Fentanyl is a threat to anyone who comes in contact with it, including first responders. Firefighters, EMS personnel, law enforcement officers, and police K9s put their lives at risk every day to serve, protect and provide medical assistance to citizens within our communities.

First responders are at high risk of exposure to fentanyl and other fentanylrelated substances through emergency or lifesaving situations. Fentanyl can be taken orally, inhaled, or absorbed through the skin or eyes, and any substance suspected to contain fentanyl should be treated with extreme caution as exposure to a small amount can lead to extreme healthrelated complications, respiratory depression, or death.  

According to the Centers for Disease Control and Prevention (CDC), 2018, nearly half of all opioid-related deaths in 2016 involved fentanyl. The risk is so high that first responders have to change the way they do their jobs. EMTs, police, and paramedics are at risk of potentially coming into contact with fentanyl when responding to overdoses.

Fentanyl is so powerful that accidentally ingesting or breathing in only a tiny amount of residue can send an adult to the hospital. Emergency room staff is instructed to wear protective gear when handling patients that may have fentanyl residue on them to prevent accidental contact. There must be widespread public health education and training of clinicians and first responders about fentanyl risks.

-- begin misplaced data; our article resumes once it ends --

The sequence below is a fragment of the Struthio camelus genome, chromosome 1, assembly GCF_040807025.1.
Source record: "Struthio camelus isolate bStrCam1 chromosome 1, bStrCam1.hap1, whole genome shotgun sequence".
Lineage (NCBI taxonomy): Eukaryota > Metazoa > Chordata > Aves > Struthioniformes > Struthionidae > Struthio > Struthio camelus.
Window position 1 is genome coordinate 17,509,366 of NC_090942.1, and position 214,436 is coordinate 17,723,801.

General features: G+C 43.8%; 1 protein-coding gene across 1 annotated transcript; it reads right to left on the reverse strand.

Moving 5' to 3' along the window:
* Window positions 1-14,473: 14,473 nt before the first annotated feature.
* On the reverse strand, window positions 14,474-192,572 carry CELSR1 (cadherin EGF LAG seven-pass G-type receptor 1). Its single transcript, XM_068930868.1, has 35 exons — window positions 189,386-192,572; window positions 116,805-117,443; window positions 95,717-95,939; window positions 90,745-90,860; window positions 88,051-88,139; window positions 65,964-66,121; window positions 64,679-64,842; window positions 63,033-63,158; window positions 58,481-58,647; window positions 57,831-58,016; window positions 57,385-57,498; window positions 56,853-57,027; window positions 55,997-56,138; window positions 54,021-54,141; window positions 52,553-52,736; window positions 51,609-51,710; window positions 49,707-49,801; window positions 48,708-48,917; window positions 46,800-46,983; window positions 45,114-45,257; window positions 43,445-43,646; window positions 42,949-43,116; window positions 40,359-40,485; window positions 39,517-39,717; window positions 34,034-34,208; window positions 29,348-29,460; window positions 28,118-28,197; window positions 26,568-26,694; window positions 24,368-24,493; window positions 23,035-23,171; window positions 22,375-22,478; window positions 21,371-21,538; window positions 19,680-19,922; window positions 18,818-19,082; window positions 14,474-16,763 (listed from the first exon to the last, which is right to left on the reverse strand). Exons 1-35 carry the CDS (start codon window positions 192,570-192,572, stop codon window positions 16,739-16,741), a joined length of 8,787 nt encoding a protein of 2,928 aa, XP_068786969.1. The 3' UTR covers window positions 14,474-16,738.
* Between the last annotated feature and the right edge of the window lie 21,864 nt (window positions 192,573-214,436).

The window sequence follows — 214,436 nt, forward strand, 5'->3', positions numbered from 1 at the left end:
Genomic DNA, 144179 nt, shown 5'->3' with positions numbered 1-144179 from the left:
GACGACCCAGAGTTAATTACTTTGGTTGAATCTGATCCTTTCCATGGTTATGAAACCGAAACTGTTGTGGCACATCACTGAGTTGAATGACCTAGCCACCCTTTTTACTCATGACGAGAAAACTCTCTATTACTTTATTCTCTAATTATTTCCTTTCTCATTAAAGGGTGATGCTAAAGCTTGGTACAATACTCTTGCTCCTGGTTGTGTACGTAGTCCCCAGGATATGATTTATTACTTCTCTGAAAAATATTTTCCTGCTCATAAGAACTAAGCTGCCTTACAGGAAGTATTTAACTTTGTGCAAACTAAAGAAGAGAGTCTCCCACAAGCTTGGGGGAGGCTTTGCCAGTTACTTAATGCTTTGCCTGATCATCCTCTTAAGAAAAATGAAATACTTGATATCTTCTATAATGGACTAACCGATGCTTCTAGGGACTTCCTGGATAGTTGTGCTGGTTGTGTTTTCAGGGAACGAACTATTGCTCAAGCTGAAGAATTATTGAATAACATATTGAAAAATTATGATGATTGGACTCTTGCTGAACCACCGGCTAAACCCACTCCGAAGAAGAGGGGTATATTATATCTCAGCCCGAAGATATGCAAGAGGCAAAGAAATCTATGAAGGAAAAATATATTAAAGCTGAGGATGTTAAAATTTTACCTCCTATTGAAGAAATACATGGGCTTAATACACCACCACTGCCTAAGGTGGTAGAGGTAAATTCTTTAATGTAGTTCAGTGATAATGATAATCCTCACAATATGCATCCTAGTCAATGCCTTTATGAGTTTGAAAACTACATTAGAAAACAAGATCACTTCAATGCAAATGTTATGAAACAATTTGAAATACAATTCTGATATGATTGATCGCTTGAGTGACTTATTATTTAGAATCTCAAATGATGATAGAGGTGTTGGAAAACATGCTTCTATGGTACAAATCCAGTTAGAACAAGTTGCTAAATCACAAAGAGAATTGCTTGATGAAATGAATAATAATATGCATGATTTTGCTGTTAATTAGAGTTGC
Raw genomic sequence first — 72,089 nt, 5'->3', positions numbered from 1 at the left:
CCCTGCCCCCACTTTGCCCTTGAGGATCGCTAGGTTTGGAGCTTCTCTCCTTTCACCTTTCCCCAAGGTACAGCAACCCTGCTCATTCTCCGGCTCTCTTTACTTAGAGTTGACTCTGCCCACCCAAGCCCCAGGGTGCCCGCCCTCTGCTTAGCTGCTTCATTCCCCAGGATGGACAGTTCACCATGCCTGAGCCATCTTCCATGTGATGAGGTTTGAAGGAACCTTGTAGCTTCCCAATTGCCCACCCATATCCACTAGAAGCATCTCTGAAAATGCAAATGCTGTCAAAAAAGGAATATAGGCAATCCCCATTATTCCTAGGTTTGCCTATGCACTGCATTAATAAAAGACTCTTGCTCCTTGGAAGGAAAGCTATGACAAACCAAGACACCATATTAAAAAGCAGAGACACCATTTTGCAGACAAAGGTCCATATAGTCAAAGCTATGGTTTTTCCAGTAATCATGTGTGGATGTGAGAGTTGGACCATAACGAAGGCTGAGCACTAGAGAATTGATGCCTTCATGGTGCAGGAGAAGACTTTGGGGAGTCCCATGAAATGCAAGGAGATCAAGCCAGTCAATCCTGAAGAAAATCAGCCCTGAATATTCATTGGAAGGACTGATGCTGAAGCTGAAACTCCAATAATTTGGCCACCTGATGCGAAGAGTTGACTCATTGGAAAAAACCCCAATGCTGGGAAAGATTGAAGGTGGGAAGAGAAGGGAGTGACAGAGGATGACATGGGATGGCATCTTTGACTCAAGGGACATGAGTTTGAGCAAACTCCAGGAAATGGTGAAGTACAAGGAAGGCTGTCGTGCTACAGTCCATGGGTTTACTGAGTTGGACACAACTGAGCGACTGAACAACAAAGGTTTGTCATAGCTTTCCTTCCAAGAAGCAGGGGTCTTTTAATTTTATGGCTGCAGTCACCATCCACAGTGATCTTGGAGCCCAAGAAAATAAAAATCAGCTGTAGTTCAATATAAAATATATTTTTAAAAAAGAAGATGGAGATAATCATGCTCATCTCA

Treatment for Addiction, Substance Use Disorders, and Mental Health

Fentanyl and opioid abuse is deadly. Addiction is complex, but treatment is available. Often, people who suffer from addiction or substance use disorder also live with an underlying or untreated mental health condition. Fortunately, both conditions are treatable.

If you or a loved one is struggling with a mental health condition and a substance use disorder or addiction, get help now. Mental health, substance use disorders, and addiction are treatable and there is hope in recovery. If you are seeking help for a mental health disorder and addiction, both conditions must be treated simultaneously as a dual diagnosis for the best results in recovery. Treatment can be tailored to your unique individual needs. Save a life and get help today. While there is no cure for addiction, it is treatable and recovery is possible. A new, fulfilling, enjoyable sober lifestyle awaits you in recovery.

“I’m not telling you it is going to be easy, I’m telling you it’s going to be worth it.” ~ Anonymous

 

 

Daylight Recovery Services takes a holistic approach to substance abuse and co-occurring disorder treatment to address the physical, psychological, and spiritual facets of addiction and recovery. We ensure clients emerge from our facility with the proper tools and confidence in their ability to lead a healthy, enjoyable life. If you or someone you love is ready to break free of the bondage of addiction, contact one of our recovery experts today at 1-833-2DAYLIGHT.